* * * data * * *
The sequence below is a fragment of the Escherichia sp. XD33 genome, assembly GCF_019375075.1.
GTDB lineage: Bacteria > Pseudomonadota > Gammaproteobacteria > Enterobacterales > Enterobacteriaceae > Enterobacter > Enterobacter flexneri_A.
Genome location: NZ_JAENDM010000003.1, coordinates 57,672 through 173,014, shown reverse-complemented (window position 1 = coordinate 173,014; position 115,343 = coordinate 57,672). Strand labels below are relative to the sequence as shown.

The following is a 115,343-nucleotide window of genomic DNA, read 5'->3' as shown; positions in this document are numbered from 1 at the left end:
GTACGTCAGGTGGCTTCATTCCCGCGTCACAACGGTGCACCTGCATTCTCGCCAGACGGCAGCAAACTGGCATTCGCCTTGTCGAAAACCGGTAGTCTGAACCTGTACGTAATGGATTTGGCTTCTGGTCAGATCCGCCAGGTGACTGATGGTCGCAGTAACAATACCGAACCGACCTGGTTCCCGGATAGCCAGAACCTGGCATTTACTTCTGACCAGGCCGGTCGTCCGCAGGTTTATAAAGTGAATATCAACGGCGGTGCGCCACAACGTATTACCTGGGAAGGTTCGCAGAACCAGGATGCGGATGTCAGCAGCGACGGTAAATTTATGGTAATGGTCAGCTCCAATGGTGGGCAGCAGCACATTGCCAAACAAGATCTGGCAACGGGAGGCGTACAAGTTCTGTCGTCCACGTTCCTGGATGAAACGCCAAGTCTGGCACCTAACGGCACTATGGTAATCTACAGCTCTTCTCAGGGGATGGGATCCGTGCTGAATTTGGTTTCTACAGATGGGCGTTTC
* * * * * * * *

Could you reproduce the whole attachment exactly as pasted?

The sequence below is a fragment of the Escherichia sp. XD33 genome, assembly GCF_019375075.1.
GTDB lineage: Bacteria > Pseudomonadota > Gammaproteobacteria > Enterobacterales > Enterobacteriaceae > Enterobacter > Enterobacter flexneri_A.
Genome location: NZ_JAENDM010000003.1, coordinates 57,672 through 173,014, shown reverse-complemented (window position 1 = coordinate 173,014; position 115,343 = coordinate 57,672). Strand labels below are relative to the sequence as shown.

The following is a 115,343-nucleotide window of genomic DNA, read 5'->3' as shown; positions in this document are numbered from 1 at the left end:
GTACGTCAGGTGGCTTCATTCCCGCGTCACAACGGTGCACCTGCATTCTCGCCAGACGGCAGCAAACTGGCATTCGCCTTGTCGAAAACCGGTAGTCTGAACCTGTACGTAATGGATTTGGCTTCTGGTCAGATCCGCCAGGTGACTGATGGTCGCAGTAACAATACCGAACCGACCTGGTTCCCGGATAGCCAGAACCTGGCATTTACTTCTGACCAGGCCGGTCGTCCGCAGGTTTATAAAGTGAATATCAACGGCGGTGCGCCACAACGTATTACCTGGGAAGGTTCGCAGAACCAGGATGCGGATGTCAGCAGCGACGGTAAATTTATGGTAATGGTCAGCTCCAATGGTGGGCAGCAGCACATTGCCAAACAAGATCTGGCAACGGGAGGCGTACAAGTTCTGTCGTCCACGTTCCTGGATGAAACGCCAAGTCTGGCACCTAACGGCACTATGGTAATCTACAGCTCTTCTCAGGGGATGGGATCCGTGCTGAATTTGGTTTCTACAGATGGGCGTTTC